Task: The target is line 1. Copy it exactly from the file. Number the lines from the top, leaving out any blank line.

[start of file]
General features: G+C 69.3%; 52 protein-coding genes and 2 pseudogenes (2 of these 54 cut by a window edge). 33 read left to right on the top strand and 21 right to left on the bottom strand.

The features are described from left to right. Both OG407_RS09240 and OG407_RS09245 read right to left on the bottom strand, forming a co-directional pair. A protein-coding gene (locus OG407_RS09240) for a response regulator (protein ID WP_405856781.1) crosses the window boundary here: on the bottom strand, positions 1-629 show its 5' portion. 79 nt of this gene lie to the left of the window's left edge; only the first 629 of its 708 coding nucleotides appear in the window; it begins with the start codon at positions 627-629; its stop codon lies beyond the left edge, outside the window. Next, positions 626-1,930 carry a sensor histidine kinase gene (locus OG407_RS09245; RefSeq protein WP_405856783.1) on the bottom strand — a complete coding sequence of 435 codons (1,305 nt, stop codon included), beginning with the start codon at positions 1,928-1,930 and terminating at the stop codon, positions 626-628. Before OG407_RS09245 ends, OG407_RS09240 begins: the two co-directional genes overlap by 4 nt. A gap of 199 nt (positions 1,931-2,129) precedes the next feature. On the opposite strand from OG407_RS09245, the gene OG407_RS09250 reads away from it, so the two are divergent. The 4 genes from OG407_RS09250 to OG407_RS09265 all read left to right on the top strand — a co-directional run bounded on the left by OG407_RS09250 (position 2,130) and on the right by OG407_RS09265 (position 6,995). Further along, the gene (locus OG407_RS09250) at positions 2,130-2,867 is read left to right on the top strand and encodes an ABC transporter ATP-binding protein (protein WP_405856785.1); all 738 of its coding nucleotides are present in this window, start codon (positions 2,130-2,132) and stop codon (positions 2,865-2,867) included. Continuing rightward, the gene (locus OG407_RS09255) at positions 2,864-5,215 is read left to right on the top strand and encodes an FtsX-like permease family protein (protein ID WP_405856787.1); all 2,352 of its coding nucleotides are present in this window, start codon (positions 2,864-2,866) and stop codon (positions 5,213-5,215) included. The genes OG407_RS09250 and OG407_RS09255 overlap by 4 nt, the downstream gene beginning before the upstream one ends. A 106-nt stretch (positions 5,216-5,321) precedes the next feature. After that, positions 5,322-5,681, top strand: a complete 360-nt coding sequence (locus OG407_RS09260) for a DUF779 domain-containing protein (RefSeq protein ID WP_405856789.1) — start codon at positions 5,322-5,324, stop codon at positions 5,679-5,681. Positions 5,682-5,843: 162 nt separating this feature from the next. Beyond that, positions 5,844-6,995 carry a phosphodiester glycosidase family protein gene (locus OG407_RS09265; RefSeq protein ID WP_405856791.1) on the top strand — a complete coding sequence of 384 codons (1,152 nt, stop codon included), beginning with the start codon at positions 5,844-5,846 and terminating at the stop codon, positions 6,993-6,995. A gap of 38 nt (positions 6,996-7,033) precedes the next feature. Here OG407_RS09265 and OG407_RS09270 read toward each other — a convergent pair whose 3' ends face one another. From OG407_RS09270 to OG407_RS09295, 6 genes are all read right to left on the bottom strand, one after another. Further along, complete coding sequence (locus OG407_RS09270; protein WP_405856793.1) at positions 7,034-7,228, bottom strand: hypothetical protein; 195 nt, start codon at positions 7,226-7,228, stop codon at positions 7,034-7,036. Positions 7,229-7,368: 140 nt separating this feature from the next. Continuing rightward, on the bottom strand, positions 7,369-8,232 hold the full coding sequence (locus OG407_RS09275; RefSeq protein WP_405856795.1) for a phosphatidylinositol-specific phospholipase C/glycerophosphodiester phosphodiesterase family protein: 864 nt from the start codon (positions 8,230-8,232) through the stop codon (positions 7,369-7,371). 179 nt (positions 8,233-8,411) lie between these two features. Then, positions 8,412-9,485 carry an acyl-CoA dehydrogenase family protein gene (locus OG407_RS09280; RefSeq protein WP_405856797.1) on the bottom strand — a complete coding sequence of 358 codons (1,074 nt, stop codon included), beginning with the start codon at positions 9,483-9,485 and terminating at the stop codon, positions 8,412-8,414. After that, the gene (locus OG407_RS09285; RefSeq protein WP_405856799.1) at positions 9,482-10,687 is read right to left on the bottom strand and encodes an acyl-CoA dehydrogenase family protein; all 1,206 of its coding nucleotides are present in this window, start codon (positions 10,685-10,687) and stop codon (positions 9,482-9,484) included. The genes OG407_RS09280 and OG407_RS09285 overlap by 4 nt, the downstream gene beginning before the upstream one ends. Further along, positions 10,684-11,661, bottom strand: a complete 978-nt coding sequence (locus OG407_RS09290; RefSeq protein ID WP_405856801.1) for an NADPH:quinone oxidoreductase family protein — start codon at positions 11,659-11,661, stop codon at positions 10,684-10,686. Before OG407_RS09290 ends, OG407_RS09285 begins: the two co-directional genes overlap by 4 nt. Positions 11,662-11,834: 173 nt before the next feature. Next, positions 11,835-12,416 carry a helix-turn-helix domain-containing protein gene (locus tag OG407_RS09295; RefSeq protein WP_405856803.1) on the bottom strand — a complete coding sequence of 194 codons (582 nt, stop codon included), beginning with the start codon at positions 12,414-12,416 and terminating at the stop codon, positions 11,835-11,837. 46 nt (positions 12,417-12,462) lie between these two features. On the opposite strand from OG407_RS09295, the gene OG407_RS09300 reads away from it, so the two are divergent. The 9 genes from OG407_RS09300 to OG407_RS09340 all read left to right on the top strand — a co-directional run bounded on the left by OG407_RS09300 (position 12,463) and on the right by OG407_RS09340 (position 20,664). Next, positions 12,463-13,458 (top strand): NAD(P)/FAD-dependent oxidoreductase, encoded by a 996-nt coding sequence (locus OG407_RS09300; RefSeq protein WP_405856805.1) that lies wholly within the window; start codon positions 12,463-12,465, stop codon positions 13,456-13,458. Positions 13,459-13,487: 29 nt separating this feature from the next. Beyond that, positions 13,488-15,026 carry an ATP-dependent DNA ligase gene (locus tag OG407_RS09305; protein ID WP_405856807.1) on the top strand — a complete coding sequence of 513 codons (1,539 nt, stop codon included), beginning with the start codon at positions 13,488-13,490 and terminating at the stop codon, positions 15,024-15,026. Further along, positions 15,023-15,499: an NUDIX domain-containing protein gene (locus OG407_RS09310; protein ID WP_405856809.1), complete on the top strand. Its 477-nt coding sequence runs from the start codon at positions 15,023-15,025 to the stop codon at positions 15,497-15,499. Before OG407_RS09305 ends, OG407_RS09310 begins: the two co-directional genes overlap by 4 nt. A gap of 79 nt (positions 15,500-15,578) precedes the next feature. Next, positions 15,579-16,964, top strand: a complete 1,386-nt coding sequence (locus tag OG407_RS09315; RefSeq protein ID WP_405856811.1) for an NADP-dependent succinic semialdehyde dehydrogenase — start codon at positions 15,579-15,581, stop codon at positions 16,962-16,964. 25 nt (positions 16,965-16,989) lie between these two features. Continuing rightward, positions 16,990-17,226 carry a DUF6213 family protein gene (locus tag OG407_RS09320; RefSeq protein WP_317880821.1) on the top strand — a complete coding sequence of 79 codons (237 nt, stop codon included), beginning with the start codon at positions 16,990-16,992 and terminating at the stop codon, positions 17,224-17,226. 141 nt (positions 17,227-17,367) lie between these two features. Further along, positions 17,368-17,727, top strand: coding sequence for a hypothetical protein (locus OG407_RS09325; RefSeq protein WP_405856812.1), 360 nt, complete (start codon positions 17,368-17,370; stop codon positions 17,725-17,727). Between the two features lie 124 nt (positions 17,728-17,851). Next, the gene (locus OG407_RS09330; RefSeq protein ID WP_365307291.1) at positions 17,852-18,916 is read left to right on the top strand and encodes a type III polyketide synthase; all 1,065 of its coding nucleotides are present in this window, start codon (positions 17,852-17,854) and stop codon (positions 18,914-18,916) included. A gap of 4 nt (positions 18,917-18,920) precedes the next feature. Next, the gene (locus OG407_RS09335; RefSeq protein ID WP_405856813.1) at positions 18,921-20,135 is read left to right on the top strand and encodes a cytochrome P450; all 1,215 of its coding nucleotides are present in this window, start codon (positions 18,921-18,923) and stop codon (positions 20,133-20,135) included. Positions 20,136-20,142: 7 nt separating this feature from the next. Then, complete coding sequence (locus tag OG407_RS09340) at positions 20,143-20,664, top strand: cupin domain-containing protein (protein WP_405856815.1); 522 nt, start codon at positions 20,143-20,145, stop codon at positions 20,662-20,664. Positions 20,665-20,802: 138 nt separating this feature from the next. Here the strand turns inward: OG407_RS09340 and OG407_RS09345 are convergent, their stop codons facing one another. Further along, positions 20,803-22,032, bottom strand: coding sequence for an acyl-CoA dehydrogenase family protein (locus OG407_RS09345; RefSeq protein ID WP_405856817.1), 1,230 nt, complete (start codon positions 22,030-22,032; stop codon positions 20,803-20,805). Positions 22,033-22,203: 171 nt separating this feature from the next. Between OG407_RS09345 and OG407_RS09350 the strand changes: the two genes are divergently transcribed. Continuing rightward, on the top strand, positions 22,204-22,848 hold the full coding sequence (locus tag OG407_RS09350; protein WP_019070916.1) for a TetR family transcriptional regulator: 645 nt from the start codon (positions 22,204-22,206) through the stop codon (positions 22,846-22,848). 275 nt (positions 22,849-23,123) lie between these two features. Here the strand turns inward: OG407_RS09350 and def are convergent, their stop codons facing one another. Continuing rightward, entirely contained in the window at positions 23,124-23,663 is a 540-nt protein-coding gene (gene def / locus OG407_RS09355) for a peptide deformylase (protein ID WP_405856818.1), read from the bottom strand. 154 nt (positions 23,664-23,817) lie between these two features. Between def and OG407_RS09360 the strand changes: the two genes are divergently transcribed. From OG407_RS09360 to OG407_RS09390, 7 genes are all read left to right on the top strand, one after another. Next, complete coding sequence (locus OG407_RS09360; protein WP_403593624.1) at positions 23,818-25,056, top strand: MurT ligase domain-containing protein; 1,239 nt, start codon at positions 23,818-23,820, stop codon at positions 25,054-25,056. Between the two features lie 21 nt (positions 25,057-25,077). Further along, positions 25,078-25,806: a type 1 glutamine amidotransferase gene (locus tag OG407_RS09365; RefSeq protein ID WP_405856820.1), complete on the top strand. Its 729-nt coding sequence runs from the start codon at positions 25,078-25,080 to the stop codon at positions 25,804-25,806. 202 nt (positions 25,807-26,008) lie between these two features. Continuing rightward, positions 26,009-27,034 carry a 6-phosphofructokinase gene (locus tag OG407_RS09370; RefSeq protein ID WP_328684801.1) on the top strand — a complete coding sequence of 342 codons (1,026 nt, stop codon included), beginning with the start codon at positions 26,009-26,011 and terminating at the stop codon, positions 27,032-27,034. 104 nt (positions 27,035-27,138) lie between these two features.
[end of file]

General features: G+C 69.3%; 52 protein-coding genes and 2 pseudogenes (2 of these 54 cut by a window edge). 33 read left to right on the top strand and 21 right to left on the bottom strand.